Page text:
I actually don’t really like initials in pen names--just a personal preference. If I meet J.K. Rowling, do I call her J.K., or J.K. Rowling, or Joanne, or Jo? I don’t even know what “J.R.R.” stands for in “J.R.R.Tolkien” (okay, now I do, I googled it). But . . . I decided to use an initial. Having an initial just made it sound more authentic. Instead of people thinking “that’s got to be a fake name” they are more likely to wonder because there is an initial in it. I have a friend named “Nova,” and her middle name is “Elektra” -- it sounds fake. But her last name is Wahl, and it kind of makes you stop and think . . . And then you wonder about the name (again, that second glance I’m looking for).

I picked “C” because “C” (“SEE”) has a repetition of the S sound in my name “September,“ “Fawkes” September C. Fawkes. Making it not only sound pretty good, but easier to remember than say, “September H. Fawkes,” where the initial doesn’t have that repetition of sound.

How much does the right name matter? 

With all that said, of course writers don’t have to do all this to be successful. A LOT of people are successful without these guidelines. Look at John Green. “John” is super common. And some people really want to use their real name. If that's what you want to do, great! Don't feel like you have to follow me or my own personal guidelines.

I have thought a lot about author names, though, and which have stuck with me from the very first time I heard them--like “Lemony Snicket,” “Avi,” and “Chrome Oxide”--I’ve never forgotten them or the story they wrote just because the names themselves are so peculiar. Heaven knows I wouldn’t have remembered Daniel Handler (Lemony Snicket’s real name) near as well as “Lemony Snicket”--in fact, to this day I always forget his real name, even though he’s published under it. And I had to hear the name “John Green” several times before it stuck, and stuck with his books’ titles.

So those are all things I thought about. If anyone is looking for a pen name, they might want to look at these guidelines, but again, no pressure. Don't take these words as gospel. It's not going to be the determining factor that makes or breaks your success as an author.

Shout out to Xeno

Hey guys, I wanted to take a second and do a shout out to Xeno Hemlock. I was featured on his blog a while back, when I was dissecting Trigun. Xeno is another writer, and he recently published a book. Yay for goals and dreams coming true! It's always nice to see a writing success story, so I thought I'd share.

About Xeno

Imagine waking up everyday, working for a job that pays you well, wearing your college honours like a crown on your head, and going to sleep every night with all your basic needs fulfilled. Yet everything feels empty. That described Xeno's life for almost a decade.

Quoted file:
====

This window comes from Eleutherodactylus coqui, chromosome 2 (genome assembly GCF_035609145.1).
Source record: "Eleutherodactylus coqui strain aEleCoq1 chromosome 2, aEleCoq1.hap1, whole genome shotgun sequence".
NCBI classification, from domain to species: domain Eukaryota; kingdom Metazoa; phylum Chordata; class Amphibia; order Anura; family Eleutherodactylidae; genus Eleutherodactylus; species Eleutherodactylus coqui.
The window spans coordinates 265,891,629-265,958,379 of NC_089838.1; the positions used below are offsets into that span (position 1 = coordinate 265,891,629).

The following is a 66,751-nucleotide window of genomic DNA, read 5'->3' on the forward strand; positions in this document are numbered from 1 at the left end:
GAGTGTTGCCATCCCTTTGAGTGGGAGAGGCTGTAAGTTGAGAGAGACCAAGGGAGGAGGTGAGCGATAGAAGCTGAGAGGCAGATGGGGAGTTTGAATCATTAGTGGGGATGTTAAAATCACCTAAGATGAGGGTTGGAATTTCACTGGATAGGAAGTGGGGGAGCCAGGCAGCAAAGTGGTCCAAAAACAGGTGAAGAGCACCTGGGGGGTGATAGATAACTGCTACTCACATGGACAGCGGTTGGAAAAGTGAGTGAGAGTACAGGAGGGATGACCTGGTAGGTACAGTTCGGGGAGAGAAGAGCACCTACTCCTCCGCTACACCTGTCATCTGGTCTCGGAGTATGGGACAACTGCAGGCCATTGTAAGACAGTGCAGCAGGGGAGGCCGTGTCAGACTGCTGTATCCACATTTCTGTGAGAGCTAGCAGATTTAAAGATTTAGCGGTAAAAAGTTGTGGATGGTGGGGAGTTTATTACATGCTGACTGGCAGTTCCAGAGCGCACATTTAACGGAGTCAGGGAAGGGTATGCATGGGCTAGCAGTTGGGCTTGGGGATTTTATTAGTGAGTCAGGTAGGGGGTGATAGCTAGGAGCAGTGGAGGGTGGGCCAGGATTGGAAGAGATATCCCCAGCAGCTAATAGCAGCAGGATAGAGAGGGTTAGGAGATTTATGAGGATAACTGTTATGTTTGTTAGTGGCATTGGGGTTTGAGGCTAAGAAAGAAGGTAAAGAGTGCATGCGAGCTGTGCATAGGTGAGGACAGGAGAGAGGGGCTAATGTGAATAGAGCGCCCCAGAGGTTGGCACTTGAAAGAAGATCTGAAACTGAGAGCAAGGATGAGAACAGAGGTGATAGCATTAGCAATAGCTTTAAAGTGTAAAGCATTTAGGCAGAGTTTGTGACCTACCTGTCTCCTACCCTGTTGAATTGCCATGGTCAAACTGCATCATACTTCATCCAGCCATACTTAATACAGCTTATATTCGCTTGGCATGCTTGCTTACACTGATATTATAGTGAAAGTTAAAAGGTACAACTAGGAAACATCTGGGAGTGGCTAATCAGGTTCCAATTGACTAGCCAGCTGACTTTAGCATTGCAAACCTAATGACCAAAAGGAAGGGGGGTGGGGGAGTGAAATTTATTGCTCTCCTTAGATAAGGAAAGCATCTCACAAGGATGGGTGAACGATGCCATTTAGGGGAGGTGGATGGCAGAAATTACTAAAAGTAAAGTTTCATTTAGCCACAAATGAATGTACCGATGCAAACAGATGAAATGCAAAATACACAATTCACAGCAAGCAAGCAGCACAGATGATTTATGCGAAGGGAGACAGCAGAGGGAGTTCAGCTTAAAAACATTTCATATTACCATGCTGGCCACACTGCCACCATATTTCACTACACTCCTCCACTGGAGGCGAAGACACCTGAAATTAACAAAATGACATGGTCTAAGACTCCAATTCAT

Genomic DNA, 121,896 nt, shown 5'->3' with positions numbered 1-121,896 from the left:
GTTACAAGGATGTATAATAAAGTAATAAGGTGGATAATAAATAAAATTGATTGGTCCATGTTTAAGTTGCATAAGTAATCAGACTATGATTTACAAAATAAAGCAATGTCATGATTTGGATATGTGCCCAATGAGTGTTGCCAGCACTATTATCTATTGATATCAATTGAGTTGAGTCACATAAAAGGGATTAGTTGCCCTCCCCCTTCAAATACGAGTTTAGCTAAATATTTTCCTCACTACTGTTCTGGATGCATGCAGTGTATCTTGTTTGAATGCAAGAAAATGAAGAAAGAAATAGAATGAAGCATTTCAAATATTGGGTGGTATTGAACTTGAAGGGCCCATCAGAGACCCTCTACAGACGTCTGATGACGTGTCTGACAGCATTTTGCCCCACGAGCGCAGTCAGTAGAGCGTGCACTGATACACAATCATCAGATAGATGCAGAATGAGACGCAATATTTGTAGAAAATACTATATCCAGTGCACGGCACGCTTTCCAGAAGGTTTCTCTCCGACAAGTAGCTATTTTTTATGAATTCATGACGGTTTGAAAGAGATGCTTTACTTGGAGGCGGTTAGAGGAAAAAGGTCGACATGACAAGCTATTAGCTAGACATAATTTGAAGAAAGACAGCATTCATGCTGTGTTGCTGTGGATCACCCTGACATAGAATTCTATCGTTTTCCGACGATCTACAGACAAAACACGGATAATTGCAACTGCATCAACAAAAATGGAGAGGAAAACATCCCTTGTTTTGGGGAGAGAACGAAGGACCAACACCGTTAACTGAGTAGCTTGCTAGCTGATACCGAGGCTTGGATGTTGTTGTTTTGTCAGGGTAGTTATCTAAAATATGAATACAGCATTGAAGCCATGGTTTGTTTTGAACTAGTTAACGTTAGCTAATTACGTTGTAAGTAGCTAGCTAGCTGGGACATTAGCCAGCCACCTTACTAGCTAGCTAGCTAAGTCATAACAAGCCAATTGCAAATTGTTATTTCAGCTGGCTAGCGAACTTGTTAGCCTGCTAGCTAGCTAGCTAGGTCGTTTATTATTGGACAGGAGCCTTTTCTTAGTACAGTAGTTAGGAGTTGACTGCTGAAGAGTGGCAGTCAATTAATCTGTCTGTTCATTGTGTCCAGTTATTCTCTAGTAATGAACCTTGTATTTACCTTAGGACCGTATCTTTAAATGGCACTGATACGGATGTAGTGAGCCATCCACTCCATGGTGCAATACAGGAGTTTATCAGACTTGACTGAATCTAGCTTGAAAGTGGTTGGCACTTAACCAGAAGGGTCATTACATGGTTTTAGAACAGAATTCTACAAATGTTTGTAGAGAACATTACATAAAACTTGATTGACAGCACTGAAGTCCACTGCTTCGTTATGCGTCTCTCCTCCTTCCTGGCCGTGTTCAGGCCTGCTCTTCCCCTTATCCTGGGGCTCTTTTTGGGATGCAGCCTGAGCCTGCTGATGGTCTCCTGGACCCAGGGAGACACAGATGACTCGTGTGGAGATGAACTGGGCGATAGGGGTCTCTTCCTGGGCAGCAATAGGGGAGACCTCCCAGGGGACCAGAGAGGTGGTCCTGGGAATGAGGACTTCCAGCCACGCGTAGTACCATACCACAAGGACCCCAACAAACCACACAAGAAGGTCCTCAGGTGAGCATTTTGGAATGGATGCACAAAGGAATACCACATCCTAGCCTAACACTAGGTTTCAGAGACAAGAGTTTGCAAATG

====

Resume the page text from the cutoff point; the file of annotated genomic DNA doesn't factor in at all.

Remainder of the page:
He lived as society intended him to be: get good grades in school, find a lucrative career, chase the latest trends, buy the latest shiny object, and get drunk in bars every Friday night, yet his life still felt empty.

All that stopped when he decided to embark on the journey of pursuing his dreams - writing. Gone are depression, aimlessness, and self-doubt, replaced by enthusiasm, purpose, and self-belief. His life ceased being empty.

Xeno writes about the pursuit of our dreams, self-growth, books, and writing on his website. He has self-published two books: Xenanimus and Walden and Hyde (and Other Short Stories).

Visit Xeno's website to learn more about him, read his blog, or learn about his latest book: http://www.xenohemlock.com/


  1. I'm sure my pen name wouldn't have been so logically thought out--assuming I had one, of course. I'm sure I would have picked whichever tickled me the most.

  2. I've always thought of using a pen name! I've thought about Opal Scorpius, because my birthday is in late October with the birthstone Opal and my birth sign is Scorpio, plus that sounds cool. Also, do you have any advice for young writers like middle schoolers? I love your posts, you post such cool things for writers both young and old!

    1. Thanks owl! Sure, I'll put the advice in a post in the next few weeks.

  3. It just reminds me of the protagonist in my first novel, who is called November. Not the same month, but pretty close XD